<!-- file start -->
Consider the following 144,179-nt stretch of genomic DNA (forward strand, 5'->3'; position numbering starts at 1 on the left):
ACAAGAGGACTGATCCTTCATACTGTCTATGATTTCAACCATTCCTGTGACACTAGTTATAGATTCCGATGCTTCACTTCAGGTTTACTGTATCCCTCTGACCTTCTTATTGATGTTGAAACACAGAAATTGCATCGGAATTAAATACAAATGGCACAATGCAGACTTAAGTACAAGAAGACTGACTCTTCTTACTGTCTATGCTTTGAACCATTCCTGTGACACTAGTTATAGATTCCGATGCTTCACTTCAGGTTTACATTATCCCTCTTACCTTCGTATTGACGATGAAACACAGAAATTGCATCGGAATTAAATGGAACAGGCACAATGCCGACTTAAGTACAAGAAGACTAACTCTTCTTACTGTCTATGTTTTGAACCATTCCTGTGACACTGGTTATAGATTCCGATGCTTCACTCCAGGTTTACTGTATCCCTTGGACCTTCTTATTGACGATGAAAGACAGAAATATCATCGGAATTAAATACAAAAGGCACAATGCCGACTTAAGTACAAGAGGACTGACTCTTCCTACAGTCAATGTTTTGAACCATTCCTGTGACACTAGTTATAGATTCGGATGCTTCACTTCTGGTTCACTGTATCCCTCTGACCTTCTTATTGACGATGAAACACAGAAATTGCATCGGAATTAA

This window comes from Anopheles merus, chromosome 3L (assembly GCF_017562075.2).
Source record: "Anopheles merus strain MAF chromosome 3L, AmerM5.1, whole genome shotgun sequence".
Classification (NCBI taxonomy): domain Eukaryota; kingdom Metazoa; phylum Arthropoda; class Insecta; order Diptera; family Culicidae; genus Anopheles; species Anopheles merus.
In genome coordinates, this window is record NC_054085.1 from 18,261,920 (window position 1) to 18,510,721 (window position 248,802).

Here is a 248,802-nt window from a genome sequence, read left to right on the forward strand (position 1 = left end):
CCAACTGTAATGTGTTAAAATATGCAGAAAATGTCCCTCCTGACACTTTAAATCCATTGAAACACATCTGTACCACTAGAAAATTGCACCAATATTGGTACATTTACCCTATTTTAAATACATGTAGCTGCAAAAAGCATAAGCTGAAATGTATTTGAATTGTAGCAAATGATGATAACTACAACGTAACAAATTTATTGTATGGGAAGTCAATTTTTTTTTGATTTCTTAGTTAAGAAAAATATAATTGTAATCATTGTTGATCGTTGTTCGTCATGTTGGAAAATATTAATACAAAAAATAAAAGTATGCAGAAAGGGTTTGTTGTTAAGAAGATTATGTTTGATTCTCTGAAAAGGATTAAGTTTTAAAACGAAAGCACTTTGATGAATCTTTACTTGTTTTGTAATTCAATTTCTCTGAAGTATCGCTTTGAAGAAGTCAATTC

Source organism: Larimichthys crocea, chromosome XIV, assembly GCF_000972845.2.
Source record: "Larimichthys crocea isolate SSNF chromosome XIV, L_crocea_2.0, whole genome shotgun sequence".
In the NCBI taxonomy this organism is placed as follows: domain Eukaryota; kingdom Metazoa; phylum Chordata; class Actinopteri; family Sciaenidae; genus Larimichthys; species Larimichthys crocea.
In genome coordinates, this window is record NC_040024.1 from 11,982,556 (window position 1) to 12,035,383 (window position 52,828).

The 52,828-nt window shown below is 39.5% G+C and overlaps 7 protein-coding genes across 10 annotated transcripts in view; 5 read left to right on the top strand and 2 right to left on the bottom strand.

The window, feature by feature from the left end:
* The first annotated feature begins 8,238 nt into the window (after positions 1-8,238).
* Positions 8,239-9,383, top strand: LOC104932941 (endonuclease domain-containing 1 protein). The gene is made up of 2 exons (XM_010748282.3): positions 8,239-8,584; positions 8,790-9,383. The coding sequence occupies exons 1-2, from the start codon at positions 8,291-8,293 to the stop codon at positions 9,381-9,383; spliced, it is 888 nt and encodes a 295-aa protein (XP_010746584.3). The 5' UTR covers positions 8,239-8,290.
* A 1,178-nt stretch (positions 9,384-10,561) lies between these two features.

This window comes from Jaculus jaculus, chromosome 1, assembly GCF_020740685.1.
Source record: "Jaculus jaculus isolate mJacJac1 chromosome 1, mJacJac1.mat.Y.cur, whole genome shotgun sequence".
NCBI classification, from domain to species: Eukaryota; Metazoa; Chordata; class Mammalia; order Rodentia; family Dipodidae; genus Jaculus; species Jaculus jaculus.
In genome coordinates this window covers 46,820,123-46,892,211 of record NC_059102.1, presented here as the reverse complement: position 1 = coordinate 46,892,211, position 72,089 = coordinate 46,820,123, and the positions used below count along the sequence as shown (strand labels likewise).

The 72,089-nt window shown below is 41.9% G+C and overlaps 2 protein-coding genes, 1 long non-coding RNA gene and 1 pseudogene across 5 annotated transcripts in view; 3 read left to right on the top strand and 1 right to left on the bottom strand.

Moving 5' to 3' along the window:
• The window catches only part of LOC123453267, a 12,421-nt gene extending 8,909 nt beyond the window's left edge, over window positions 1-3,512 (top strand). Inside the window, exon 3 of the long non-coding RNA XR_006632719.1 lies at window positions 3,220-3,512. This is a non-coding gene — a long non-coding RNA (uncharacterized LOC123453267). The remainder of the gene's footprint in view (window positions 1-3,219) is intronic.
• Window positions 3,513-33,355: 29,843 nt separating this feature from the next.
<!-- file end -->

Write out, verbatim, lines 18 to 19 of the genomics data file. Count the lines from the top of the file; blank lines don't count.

This window comes from Jaculus jaculus, chromosome 1, assembly GCF_020740685.1.
Source record: "Jaculus jaculus isolate mJacJac1 chromosome 1, mJacJac1.mat.Y.cur, whole genome shotgun sequence".